Dedi Susanto, 33, is a pilot of the Indonesian Air Force. From Banyuwangi in East Java, he lives in Yogyakarta with his wife, Astrid Yunita, and their two children, Muhammad Raflie Nauval Madjid, 3, and Annisa Zahra Naura Madjid, 1. He shared his day with The Bali Timesâ€™ Arga Sagitarini I wake up at 4:30am, and go jogging before I go to the office. Sport is important to keep the stamina good; it helps me to be ready to fly. Normally, I go to the office early, at around 6:30am, for the daily weather briefings. There are also briefings about what the student pilots must learn. Besides flying, I also teach beginner students at the Air Force Academy.
Around 8am, I have breakfast in the office with the other pilots and the technicians. Pilots and technicians work closely together. Each is as important as the other: pilots are not more important than technicians; technicians are not more important than pilots. I donâ€™t really care what we eat for breakfast. I like all kinds of food as long as itâ€™s fresh and healthy.
I fly three sorties in a normal day. One sortie can take an hour and a half, so the total flying time will be around four and a half hours in a day. We get plenty of food here. When I land after the first sortie, I have a snack, and after the second sortie, I have lunch. When Iâ€™ve flown the third sortie, the last, at 3pm, I go home.
I love being a pilot. I canâ€™t imagine my life without flying and I donâ€™t have any plans yet for my future after I retire. Iâ€™ve known some pilots who lost their job because of health problems or age and they seem like people who have lost the most important thing in their life.
I am a bomber. I must practice different things during flying exercises. In aerobatics there are three basic movements: rolling, turning and looping. In instrument practice, the pilot uses only the instruments of the plane to fly, as if it was dark and cloudy, with only the instruments to show the way. As a bomber, I also use some imitation bombs during exercises. I was sent to Aceh and to East Timor during the troubles there, but fortunately I didnâ€™t need to drop any bombs.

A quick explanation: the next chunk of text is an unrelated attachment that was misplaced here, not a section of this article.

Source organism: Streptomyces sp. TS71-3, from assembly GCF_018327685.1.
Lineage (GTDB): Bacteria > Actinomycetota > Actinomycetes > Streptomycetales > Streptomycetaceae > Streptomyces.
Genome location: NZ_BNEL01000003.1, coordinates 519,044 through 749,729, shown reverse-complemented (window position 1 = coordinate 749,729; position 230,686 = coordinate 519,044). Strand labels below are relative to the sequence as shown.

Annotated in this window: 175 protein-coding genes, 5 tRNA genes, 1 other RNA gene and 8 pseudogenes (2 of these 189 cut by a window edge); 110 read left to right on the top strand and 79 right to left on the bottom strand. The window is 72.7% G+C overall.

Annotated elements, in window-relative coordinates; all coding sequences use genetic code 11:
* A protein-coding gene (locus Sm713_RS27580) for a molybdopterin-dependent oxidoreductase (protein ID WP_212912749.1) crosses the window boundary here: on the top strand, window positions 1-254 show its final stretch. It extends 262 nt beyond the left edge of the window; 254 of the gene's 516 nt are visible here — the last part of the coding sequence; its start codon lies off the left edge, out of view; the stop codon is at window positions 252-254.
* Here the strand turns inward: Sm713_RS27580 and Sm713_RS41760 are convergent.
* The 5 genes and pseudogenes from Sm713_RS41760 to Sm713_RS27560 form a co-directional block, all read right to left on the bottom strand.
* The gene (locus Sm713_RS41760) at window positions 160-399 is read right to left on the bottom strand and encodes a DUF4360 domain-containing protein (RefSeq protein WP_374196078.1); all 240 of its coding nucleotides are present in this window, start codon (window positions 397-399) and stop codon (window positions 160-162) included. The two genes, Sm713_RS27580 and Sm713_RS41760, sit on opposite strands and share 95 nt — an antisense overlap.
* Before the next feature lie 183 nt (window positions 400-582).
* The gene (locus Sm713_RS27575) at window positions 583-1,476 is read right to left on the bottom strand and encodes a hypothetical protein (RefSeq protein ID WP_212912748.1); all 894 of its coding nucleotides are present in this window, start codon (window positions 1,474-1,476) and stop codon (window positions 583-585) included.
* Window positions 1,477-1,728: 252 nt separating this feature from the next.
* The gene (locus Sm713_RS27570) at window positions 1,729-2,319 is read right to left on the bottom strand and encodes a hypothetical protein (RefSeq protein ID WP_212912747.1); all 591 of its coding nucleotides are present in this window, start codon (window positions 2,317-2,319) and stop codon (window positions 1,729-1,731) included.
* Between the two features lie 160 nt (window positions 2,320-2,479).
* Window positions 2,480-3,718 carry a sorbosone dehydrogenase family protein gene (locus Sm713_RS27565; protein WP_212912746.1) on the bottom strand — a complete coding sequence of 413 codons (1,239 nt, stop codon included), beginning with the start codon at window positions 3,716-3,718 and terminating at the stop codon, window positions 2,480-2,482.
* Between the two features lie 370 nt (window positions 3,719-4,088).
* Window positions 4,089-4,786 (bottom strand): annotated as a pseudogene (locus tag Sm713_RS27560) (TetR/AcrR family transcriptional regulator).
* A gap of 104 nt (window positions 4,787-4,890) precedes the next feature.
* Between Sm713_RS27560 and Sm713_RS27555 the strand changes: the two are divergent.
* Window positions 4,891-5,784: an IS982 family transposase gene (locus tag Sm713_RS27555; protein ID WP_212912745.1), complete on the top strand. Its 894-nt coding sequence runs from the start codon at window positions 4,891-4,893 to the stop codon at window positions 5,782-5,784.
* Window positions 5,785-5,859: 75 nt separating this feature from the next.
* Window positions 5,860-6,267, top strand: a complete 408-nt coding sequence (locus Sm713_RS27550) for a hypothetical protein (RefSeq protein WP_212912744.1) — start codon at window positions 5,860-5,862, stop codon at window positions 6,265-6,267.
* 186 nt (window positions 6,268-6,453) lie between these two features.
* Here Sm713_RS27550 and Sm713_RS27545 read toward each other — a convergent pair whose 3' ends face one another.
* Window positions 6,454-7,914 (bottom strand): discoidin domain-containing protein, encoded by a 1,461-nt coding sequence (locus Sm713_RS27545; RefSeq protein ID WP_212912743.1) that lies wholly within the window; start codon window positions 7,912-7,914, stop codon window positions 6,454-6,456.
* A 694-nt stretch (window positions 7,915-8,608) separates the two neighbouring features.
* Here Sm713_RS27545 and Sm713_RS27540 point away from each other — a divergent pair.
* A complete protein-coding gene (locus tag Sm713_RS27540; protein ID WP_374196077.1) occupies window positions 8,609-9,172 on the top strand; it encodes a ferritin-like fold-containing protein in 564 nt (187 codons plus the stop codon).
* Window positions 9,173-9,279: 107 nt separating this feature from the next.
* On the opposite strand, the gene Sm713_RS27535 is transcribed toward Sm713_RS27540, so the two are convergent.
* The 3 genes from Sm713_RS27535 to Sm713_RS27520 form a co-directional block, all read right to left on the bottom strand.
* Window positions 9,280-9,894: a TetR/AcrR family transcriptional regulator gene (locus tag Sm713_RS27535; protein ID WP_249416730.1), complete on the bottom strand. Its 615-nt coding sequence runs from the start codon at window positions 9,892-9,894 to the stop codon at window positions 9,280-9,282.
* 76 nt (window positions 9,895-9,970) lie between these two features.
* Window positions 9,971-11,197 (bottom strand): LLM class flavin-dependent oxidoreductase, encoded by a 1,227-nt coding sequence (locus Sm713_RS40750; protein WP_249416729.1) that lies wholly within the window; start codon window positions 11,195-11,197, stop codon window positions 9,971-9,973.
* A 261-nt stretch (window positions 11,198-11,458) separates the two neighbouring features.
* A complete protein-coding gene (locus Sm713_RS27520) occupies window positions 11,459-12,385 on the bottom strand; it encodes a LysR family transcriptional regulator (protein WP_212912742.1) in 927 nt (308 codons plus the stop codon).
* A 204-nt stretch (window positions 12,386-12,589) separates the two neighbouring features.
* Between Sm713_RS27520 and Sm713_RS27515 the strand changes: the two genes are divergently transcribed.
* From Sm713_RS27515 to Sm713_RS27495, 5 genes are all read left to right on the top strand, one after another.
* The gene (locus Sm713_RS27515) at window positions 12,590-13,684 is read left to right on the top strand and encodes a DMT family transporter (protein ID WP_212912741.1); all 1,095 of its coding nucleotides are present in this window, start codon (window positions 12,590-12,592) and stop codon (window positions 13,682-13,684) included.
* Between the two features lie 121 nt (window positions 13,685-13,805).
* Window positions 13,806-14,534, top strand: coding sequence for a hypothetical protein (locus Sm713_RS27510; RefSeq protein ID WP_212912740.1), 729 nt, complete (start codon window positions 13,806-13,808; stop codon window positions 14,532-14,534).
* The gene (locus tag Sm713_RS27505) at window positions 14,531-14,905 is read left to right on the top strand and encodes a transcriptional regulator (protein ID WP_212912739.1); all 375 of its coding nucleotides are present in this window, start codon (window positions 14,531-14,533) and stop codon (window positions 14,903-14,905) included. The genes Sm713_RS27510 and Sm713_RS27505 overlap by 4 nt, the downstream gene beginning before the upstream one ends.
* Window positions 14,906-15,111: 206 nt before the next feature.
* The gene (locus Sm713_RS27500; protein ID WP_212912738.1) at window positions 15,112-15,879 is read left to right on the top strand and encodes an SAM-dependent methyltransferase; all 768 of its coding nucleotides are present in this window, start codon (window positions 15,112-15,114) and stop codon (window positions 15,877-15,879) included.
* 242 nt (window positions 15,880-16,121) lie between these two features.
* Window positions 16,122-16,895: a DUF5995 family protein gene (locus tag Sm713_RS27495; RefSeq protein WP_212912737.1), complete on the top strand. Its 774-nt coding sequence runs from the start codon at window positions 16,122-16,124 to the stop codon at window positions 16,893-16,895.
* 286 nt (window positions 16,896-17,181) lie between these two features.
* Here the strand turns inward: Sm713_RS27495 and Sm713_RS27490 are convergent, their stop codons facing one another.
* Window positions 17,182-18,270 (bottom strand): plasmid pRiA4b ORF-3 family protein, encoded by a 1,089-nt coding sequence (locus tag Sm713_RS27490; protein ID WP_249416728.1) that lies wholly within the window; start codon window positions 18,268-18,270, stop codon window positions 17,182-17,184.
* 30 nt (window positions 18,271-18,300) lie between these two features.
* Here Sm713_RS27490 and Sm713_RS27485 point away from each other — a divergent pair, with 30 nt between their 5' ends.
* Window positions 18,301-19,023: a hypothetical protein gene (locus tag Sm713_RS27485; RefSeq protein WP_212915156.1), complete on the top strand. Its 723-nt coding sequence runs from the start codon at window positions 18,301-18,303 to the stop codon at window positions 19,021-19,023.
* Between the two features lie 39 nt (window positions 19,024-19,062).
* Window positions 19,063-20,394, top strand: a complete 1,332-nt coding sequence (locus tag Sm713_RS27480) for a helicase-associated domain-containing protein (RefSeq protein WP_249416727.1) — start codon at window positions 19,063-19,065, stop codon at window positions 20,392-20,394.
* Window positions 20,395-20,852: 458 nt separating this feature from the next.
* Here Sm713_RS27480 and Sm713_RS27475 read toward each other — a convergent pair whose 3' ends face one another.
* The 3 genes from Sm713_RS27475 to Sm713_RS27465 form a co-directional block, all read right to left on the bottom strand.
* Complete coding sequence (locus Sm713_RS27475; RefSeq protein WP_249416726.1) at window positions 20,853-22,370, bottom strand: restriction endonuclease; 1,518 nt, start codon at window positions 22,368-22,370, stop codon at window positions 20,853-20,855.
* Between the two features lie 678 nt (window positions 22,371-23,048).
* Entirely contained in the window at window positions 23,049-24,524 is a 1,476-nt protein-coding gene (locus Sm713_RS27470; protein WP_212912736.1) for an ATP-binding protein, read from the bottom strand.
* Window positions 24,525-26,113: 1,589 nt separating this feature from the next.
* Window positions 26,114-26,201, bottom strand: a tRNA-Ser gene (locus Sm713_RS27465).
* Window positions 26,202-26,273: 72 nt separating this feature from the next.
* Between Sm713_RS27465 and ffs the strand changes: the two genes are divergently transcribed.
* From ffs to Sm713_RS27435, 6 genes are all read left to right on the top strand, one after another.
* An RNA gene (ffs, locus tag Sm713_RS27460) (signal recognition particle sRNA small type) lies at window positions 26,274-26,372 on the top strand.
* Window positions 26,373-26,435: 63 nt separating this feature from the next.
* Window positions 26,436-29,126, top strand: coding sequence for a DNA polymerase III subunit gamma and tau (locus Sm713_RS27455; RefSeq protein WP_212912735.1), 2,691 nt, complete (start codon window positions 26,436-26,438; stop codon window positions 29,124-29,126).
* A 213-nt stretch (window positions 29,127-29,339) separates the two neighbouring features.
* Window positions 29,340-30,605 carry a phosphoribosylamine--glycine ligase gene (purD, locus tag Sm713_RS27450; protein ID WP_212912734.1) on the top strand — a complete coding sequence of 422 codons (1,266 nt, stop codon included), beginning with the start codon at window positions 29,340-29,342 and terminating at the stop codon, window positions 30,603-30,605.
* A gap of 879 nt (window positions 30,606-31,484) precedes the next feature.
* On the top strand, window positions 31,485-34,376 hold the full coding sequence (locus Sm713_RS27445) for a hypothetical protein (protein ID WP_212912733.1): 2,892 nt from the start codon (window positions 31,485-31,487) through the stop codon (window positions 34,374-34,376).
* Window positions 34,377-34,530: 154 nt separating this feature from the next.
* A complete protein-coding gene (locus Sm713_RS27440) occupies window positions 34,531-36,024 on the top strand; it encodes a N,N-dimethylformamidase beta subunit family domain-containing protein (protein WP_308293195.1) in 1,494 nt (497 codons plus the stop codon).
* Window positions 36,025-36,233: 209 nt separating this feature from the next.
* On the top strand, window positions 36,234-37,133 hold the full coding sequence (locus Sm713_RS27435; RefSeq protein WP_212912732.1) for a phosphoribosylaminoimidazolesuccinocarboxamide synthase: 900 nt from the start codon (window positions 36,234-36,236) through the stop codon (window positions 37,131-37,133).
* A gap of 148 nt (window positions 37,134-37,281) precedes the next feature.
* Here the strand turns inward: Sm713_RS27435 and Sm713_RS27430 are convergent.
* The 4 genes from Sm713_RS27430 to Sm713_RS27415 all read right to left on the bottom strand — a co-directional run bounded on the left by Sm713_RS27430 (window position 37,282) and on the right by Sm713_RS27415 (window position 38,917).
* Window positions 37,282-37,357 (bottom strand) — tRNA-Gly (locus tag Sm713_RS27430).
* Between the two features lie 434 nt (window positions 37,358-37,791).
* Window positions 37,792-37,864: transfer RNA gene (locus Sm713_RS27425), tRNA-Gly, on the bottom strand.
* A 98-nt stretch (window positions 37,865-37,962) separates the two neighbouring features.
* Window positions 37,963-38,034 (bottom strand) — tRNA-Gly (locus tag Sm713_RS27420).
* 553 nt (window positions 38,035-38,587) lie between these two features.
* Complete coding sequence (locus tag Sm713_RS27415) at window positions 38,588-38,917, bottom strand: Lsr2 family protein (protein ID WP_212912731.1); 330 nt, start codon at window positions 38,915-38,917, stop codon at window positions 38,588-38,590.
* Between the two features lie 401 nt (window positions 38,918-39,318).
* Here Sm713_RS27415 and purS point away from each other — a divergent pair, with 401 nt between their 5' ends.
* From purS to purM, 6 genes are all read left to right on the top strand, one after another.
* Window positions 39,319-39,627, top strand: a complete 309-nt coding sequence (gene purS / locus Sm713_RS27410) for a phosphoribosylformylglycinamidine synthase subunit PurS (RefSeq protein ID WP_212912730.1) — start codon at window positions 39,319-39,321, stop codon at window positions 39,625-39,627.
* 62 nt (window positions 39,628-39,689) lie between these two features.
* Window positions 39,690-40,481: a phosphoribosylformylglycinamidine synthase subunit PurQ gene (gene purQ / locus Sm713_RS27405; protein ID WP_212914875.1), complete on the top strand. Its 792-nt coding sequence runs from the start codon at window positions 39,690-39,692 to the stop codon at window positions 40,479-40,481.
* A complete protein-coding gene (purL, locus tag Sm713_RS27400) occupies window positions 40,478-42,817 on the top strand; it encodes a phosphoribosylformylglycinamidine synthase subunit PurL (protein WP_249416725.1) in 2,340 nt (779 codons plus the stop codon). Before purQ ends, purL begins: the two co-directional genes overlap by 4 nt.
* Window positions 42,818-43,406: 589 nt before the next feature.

When I was a child, being a pilot was not my dream. But I joined the Air Force to get a free education, because my parents were government employees and they didnâ€™t have enough money to pay for higher education. But when I graduated from my high school, I decided to try to continue my education in the Air Force. When I was accepted by the academy, I was surprised, and my dream of being a good pilot began. The more I learned about flying, the more I came to love it. The first time I flew was in 1996, when I was 23. I saw the world from the air, and I was amazed by it. Iâ€™m still stunned by the beauty of it now, stunned by the power of God, who created it. I feel so tiny and insignificant compared to it all.
It took four years to complete my training in Yogyakarta. When I finished my studies, I was chosen to be an instructor. I love being a teacher, too. I have to teach young future pilots and I am so happy when I see them succeed. I feel proud of them. The student pilots now have better facilities than when I was a trainee, but the government still doesnâ€™t give enough focus to the Air Force. They should – the Air Force is an important part of our countryâ€™s defenses, as it is the sharpest way to reach the enemy.
There have been a lot of air accidents lately. I think the problem is in management. Flying is not just about the pilot, but also about the technicians, the maintenance and all the other people involved in the flight. All of the people must be able to manage themselves, and work together to make a safe flight.
I arrive home at 4pm and shower. Then I study Russian and English by reading books in those languages. English is important because itâ€™s the international language, and as Indonesia will probably buy some Russian planes, itâ€™s important to know that language, too.
I have dinner with the children and Astrid. Sheâ€™s from Mataram in Lombok. Having dinner with them is important for me, because my wife is my greatest supporter. Though many air accidents happen these days, we donâ€™t think too much about it. Life and death are Godâ€™s decisions and we have no control over that. But we look after ourselves, and I make sure Iâ€™m ready and strong enough to fly. One thing I always do is to get enough rest, and thatâ€™s why I always go to bed at 9 or 10pm.
Before I fly, I first ask myself: Am I able to do this? If the answer is yes, I will fly; if the answer is ever no, I wonâ€™t. But fortunately, the answer has always been yes.Filed under: One Day